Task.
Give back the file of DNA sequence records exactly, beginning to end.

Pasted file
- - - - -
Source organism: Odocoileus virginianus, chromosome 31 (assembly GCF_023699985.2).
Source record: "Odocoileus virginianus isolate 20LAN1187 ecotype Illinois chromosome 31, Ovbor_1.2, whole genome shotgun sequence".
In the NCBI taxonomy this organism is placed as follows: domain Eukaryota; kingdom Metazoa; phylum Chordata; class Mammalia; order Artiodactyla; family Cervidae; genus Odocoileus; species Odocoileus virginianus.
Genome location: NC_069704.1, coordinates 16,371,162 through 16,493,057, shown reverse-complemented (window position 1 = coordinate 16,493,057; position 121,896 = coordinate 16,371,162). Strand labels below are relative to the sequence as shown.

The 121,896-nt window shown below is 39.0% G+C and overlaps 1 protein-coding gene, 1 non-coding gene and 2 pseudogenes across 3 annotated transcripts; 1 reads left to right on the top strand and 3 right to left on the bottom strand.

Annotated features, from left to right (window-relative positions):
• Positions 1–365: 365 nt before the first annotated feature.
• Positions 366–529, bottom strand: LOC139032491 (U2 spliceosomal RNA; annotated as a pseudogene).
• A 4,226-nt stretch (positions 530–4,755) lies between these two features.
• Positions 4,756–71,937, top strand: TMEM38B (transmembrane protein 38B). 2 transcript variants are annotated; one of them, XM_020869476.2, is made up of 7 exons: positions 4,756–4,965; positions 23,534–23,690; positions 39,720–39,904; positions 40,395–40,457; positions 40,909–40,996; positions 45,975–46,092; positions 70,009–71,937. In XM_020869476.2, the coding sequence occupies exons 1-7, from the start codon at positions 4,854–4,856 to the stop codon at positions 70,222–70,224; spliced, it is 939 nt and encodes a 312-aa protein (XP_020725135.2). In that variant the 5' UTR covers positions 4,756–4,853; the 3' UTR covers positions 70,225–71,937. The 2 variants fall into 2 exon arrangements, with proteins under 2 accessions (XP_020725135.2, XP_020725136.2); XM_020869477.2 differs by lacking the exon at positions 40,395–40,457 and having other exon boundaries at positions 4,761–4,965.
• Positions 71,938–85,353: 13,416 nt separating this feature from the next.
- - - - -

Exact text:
Source organism: Odocoileus virginianus, chromosome 31 (assembly GCF_023699985.2).
Source record: "Odocoileus virginianus isolate 20LAN1187 ecotype Illinois chromosome 31, Ovbor_1.2, whole genome shotgun sequence".
In the NCBI taxonomy this organism is placed as follows: domain Eukaryota; kingdom Metazoa; phylum Chordata; class Mammalia; order Artiodactyla; family Cervidae; genus Odocoileus; species Odocoileus virginianus.
Genome location: NC_069704.1, coordinates 16,371,162 through 16,493,057, shown reverse-complemented (window position 1 = coordinate 16,493,057; position 121,896 = coordinate 16,371,162). Strand labels below are relative to the sequence as shown.

The 121,896-nt window shown below is 39.0% G+C and overlaps 1 protein-coding gene, 1 non-coding gene and 2 pseudogenes across 3 annotated transcripts; 1 reads left to right on the top strand and 3 right to left on the bottom strand.

Annotated features, from left to right (window-relative positions):
• Positions 1–365: 365 nt before the first annotated feature.
• Positions 366–529, bottom strand: LOC139032491 (U2 spliceosomal RNA; annotated as a pseudogene).
• A 4,226-nt stretch (positions 530–4,755) lies between these two features.
• Positions 4,756–71,937, top strand: TMEM38B (transmembrane protein 38B). 2 transcript variants are annotated; one of them, XM_020869476.2, is made up of 7 exons: positions 4,756–4,965; positions 23,534–23,690; positions 39,720–39,904; positions 40,395–40,457; positions 40,909–40,996; positions 45,975–46,092; positions 70,009–71,937. In XM_020869476.2, the coding sequence occupies exons 1-7, from the start codon at positions 4,854–4,856 to the stop codon at positions 70,222–70,224; spliced, it is 939 nt and encodes a 312-aa protein (XP_020725135.2). In that variant the 5' UTR covers positions 4,756–4,853; the 3' UTR covers positions 70,225–71,937. The 2 variants fall into 2 exon arrangements, with proteins under 2 accessions (XP_020725135.2, XP_020725136.2); XM_020869477.2 differs by lacking the exon at positions 40,395–40,457 and having other exon boundaries at positions 4,761–4,965.
• Positions 71,938–85,353: 13,416 nt separating this feature from the next.